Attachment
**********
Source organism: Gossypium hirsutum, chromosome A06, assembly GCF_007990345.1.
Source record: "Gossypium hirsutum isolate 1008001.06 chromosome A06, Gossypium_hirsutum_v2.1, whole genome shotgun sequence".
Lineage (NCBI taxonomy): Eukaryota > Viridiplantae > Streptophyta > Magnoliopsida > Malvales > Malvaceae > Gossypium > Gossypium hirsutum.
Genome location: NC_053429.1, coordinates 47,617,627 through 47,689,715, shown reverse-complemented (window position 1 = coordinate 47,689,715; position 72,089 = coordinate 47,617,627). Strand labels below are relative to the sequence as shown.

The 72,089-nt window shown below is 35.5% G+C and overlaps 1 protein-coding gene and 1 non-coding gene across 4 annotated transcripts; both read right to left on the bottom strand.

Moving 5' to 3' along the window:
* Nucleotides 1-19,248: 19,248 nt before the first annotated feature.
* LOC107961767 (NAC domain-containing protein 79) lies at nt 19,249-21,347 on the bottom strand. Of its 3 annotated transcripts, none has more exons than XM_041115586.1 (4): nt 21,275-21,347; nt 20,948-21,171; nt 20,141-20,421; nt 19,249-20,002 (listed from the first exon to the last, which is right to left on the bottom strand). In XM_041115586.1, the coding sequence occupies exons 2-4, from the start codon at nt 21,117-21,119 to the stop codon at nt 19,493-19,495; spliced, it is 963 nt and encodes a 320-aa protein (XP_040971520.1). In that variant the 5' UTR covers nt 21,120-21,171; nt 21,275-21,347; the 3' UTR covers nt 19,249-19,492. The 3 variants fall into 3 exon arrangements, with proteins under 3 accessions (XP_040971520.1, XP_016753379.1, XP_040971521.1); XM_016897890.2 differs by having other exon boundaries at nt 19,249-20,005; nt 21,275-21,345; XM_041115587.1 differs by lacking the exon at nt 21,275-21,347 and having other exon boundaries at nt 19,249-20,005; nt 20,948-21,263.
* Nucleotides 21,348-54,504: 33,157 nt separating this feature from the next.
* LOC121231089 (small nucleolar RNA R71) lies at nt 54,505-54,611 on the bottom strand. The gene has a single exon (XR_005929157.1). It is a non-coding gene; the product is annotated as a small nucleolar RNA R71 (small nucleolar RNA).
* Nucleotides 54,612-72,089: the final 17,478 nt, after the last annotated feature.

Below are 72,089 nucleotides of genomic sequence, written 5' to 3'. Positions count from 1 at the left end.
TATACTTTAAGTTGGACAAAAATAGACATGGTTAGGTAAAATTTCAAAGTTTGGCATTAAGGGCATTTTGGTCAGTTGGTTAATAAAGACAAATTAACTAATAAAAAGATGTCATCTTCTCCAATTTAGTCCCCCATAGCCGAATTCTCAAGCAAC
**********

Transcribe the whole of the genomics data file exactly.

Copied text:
Source organism: Gossypium hirsutum, chromosome A06, assembly GCF_007990345.1.
Source record: "Gossypium hirsutum isolate 1008001.06 chromosome A06, Gossypium_hirsutum_v2.1, whole genome shotgun sequence".
Lineage (NCBI taxonomy): Eukaryota > Viridiplantae > Streptophyta > Magnoliopsida > Malvales > Malvaceae > Gossypium > Gossypium hirsutum.
Genome location: NC_053429.1, coordinates 47,617,627 through 47,689,715, shown reverse-complemented (window position 1 = coordinate 47,689,715; position 72,089 = coordinate 47,617,627). Strand labels below are relative to the sequence as shown.

The 72,089-nt window shown below is 35.5% G+C and overlaps 1 protein-coding gene and 1 non-coding gene across 4 annotated transcripts; both read right to left on the bottom strand.

Moving 5' to 3' along the window:
* Nucleotides 1-19,248: 19,248 nt before the first annotated feature.
* LOC107961767 (NAC domain-containing protein 79) lies at nt 19,249-21,347 on the bottom strand. Of its 3 annotated transcripts, none has more exons than XM_041115586.1 (4): nt 21,275-21,347; nt 20,948-21,171; nt 20,141-20,421; nt 19,249-20,002 (listed from the first exon to the last, which is right to left on the bottom strand). In XM_041115586.1, the coding sequence occupies exons 2-4, from the start codon at nt 21,117-21,119 to the stop codon at nt 19,493-19,495; spliced, it is 963 nt and encodes a 320-aa protein (XP_040971520.1). In that variant the 5' UTR covers nt 21,120-21,171; nt 21,275-21,347; the 3' UTR covers nt 19,249-19,492. The 3 variants fall into 3 exon arrangements, with proteins under 3 accessions (XP_040971520.1, XP_016753379.1, XP_040971521.1); XM_016897890.2 differs by having other exon boundaries at nt 19,249-20,005; nt 21,275-21,345; XM_041115587.1 differs by lacking the exon at nt 21,275-21,347 and having other exon boundaries at nt 19,249-20,005; nt 20,948-21,263.
* Nucleotides 21,348-54,504: 33,157 nt separating this feature from the next.
* LOC121231089 (small nucleolar RNA R71) lies at nt 54,505-54,611 on the bottom strand. The gene has a single exon (XR_005929157.1). It is a non-coding gene; the product is annotated as a small nucleolar RNA R71 (small nucleolar RNA).
* Nucleotides 54,612-72,089: the final 17,478 nt, after the last annotated feature.

Below are 72,089 nucleotides of genomic sequence, written 5' to 3'. Positions count from 1 at the left end.
TATACTTTAAGTTGGACAAAAATAGACATGGTTAGGTAAAATTTCAAAGTTTGGCATTAAGGGCATTTTGGTCAGTTGGTTAATAAAGACAAATTAACTAATAAAAAGATGTCATCTTCTCCAATTTAGTCCCCCATAGCCGAATTCTCAAGCAAC